Convening for Action is a “made in BC” framework for building consensus and capacity by creating a picture of what the future can look like, and then showing how to create that future through implementation of design with nature infrastructure regulations and practices. Convening for Action is grounded in the world of local government, recognizes that local government is the level of government that controls land use, and aligns federal/provincial infrastructure programs with local needs.
”In my view, British Columbians truly are innovative. There is a lot happening throughout this province, but the word has not been getting out. People have not been telling their stories. One of the Action Plan outcomes is to celebrate the successes that are happening on the ground,” stated Kim Stephens.
The Water Sustainability Action Plan for British Columbia provides a partnership umbrella for an array of on-the-ground initiatives that promote a ‘water-centric’ approach to community planning. “I value the important role this partnership is playing in promoting awareness and supporting communities to integrate water management practices with local land use planning and development programs. The ministry continues to provide core funding to support implementation of this Action Plan,” stated BC Environment Minister Barry Penner.
When the British Columbia Water & Waste Association hosted a regional meeting of the American Waterworks Association in September 2006, Kim Stephens was invited to make a presentation on the accomplishments of the Water Sustainability Committee in delivering the Water Sustainability Action Plan. He provided an overview of how the Water Sustainability Committee is facilitating change through collaboration and partnerships with a range of organizations that have an interest in the Action Plan, and especially through a partnership with the Province of British Columbia.
The City of Dawson Creek hosted a workshop titled “Sustainable Planning and Development for Small Communities”, a program developed by Canada Mortgage & Housing Corporation to help small communities. According to Mayor Calvin Kruk, the workshop was attended by municipalities from throughout the Peace River region.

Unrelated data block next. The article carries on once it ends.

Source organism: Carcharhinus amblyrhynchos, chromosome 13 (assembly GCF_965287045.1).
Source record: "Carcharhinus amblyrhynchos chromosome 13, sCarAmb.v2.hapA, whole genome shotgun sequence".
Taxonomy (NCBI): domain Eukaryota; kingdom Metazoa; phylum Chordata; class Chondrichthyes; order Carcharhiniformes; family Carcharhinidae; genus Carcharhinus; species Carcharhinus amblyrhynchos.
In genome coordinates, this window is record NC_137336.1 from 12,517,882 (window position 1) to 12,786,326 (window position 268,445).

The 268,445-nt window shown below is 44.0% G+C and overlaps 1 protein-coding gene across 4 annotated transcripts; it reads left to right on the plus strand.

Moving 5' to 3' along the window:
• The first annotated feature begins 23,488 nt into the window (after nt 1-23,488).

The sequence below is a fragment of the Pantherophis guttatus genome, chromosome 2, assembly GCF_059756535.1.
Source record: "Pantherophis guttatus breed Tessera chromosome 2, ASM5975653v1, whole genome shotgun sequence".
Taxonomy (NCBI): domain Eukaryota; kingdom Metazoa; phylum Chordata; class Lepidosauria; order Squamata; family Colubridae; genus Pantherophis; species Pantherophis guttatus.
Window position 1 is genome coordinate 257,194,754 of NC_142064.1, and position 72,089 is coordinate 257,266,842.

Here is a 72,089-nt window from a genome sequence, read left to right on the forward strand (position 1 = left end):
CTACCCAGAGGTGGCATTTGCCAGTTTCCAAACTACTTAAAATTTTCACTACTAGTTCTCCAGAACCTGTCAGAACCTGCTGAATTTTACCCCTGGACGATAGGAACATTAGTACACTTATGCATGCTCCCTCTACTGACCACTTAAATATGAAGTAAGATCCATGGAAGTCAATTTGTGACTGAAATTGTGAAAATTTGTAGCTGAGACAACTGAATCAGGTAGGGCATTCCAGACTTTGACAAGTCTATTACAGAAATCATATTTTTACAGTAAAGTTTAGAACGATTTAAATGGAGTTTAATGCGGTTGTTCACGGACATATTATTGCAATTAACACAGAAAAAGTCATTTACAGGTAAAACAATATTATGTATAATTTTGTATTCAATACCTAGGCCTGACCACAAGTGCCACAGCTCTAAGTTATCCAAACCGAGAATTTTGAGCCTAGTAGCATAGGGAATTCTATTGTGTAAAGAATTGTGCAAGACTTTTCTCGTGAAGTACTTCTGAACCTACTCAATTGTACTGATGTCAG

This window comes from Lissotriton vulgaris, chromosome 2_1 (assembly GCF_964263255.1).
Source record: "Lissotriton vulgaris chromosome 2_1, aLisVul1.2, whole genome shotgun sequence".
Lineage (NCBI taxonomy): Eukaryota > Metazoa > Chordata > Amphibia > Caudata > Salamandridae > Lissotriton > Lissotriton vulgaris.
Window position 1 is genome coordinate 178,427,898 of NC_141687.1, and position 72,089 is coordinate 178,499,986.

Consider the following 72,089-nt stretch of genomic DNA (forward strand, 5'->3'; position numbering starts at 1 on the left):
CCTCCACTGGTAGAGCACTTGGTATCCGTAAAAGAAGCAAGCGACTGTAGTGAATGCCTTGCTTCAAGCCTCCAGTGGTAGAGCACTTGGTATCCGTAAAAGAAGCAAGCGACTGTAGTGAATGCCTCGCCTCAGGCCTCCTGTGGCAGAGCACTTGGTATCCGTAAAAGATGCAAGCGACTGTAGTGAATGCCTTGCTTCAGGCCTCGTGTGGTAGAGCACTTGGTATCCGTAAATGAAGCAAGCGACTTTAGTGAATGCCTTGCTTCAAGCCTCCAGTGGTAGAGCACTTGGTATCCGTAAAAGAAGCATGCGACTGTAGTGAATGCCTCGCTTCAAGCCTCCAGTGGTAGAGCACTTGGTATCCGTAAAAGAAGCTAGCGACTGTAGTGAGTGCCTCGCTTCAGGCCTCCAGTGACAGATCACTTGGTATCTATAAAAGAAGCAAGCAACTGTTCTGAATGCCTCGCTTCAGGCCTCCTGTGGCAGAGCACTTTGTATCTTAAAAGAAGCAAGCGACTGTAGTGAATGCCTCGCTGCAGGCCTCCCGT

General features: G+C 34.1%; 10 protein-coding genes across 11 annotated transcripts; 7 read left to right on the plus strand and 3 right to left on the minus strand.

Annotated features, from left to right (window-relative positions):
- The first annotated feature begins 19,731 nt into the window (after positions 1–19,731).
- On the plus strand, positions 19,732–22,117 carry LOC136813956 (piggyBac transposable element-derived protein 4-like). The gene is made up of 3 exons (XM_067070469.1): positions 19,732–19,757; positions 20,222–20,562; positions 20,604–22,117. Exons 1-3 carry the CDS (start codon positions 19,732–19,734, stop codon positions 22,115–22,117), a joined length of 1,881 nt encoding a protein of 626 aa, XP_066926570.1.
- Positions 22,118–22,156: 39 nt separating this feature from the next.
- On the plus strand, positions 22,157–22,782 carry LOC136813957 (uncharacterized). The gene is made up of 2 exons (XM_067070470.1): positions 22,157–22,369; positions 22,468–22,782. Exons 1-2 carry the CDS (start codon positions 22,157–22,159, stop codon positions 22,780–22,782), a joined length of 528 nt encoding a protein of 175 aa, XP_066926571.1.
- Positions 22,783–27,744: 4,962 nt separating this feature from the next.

“Under the Convening for Action banner, stakeholder sessions were held in the South Okanagan to promote water stewardship and to encourage a ‘water balance’ way of thinking within Growth Strategies initiatives,” reported Ray Fung. “A workshop with representatives of the Greater Vancouver Regional Engineers Advisory Committee in May, 2005 was followed by an outreach and education program to promote and showcase local examples of green infrastructure will be conducted in 2006
Canada Mortgage & Housing Corporation (CMHC) organized and the City of Dawson hosted a workshop on sustainable development in December 2006. “The audience was diverse and represented a broad cross-section of the region,” observed Lance Jakubec. “We had elected officials from the four municipalities. In addition, we had municipal staff and community representatives such as the Dawson Creek Senior Citizens Association, Dawson Creek Chamber of Commerce, Northeast Environmental Action Team, and Dawson Creek Beautification Committee.”
Soft Path to Water-Centric Sustainability showcased at the inaugural Building SustainAble Communities Conference
“Sustainability is a buzzword. We hear it daily, but what does it mean in the community context? The conference provided a timely opportunity for three leading British Columnbian proponents of water-centric sustainability to collaborate in explaining what it means to move along the “soft path” of water use in neighbourhoods and communities,” stated Joanne deVries.
Showcasing the Soft Path to Water-Centric Sustainability at the Building SustainAble Communities Conference
“Sustainability is a buzzword. We hear it daily…but what does it mean in the community context? The Building SustainAble Communities conference, held in Kelowna, provided a timely opportunity for three leading British Columnbian proponents of water-centric sustainability to collaborate in explaining what it means to move along the “soft path” of water use in neighbourhoods and communities,” stated organizer Joanne deVries.
“While climate change will be the challenge of this generation — water will be THE critical resource for the 21st Century. We must protect, restore and enhance our understanding of this most fundamental resource. The era of water-centric planning is upon us. Now it is up to all of us to begin balancing our water budget,” stated Oliver Brandes.